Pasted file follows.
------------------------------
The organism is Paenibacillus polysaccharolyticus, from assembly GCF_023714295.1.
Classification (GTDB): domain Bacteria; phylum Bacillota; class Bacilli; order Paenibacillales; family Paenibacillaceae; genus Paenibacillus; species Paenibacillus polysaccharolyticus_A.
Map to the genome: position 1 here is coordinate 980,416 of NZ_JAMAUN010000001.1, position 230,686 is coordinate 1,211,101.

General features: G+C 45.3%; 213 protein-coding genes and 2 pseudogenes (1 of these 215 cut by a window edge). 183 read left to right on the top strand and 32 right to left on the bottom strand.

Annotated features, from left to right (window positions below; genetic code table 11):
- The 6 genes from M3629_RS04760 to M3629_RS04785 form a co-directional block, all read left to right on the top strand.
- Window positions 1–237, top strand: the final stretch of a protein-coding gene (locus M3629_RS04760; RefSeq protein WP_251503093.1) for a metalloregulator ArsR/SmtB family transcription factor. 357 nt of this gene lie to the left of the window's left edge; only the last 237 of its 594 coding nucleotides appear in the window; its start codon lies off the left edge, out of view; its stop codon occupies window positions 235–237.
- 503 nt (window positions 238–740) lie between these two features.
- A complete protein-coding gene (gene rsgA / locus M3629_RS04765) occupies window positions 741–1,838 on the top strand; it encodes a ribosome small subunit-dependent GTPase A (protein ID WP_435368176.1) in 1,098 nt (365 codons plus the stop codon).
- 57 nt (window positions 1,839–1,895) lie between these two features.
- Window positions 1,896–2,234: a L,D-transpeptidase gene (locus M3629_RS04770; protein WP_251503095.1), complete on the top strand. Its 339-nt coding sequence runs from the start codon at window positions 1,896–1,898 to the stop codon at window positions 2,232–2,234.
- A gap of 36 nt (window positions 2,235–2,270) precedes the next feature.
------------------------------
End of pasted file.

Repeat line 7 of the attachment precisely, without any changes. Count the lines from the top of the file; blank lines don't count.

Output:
- Window positions 1–237, top strand: the final stretch of a protein-coding gene (locus M3629_RS04760; RefSeq protein WP_251503093.1) for a metalloregulator ArsR/SmtB family transcription factor. 357 nt of this gene lie to the left of the window's left edge; only the last 237 of its 594 coding nucleotides appear in the window; its start codon lies off the left edge, out of view; its stop codon occupies window positions 235–237.